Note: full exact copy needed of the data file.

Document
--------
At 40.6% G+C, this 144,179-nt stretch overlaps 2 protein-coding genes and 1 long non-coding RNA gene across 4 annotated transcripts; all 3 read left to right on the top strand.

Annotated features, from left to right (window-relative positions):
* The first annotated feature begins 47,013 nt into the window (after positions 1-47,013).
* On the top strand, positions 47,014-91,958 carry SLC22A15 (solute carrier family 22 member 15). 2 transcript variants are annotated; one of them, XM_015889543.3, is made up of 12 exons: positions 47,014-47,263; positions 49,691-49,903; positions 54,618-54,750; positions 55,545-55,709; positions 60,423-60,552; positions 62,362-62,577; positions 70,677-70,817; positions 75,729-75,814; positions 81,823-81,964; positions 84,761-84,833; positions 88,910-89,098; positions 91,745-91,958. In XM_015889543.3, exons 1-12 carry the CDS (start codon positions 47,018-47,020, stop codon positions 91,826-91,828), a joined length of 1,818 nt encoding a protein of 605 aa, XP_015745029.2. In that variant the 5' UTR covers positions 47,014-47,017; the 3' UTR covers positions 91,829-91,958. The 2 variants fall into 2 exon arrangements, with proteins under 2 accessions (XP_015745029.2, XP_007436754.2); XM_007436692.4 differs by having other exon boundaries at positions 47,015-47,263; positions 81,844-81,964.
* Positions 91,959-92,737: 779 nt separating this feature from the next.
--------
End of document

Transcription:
At 40.6% G+C, this 144,179-nt stretch overlaps 2 protein-coding genes and 1 long non-coding RNA gene across 4 annotated transcripts; all 3 read left to right on the top strand.

Annotated features, from left to right (window-relative positions):
* The first annotated feature begins 47,013 nt into the window (after positions 1-47,013).
* On the top strand, positions 47,014-91,958 carry SLC22A15 (solute carrier family 22 member 15). 2 transcript variants are annotated; one of them, XM_015889543.3, is made up of 12 exons: positions 47,014-47,263; positions 49,691-49,903; positions 54,618-54,750; positions 55,545-55,709; positions 60,423-60,552; positions 62,362-62,577; positions 70,677-70,817; positions 75,729-75,814; positions 81,823-81,964; positions 84,761-84,833; positions 88,910-89,098; positions 91,745-91,958. In XM_015889543.3, exons 1-12 carry the CDS (start codon positions 47,018-47,020, stop codon positions 91,826-91,828), a joined length of 1,818 nt encoding a protein of 605 aa, XP_015745029.2. In that variant the 5' UTR covers positions 47,014-47,017; the 3' UTR covers positions 91,829-91,958. The 2 variants fall into 2 exon arrangements, with proteins under 2 accessions (XP_015745029.2, XP_007436754.2); XM_007436692.4 differs by having other exon boundaries at positions 47,015-47,263; positions 81,844-81,964.
* Positions 91,959-92,737: 779 nt separating this feature from the next.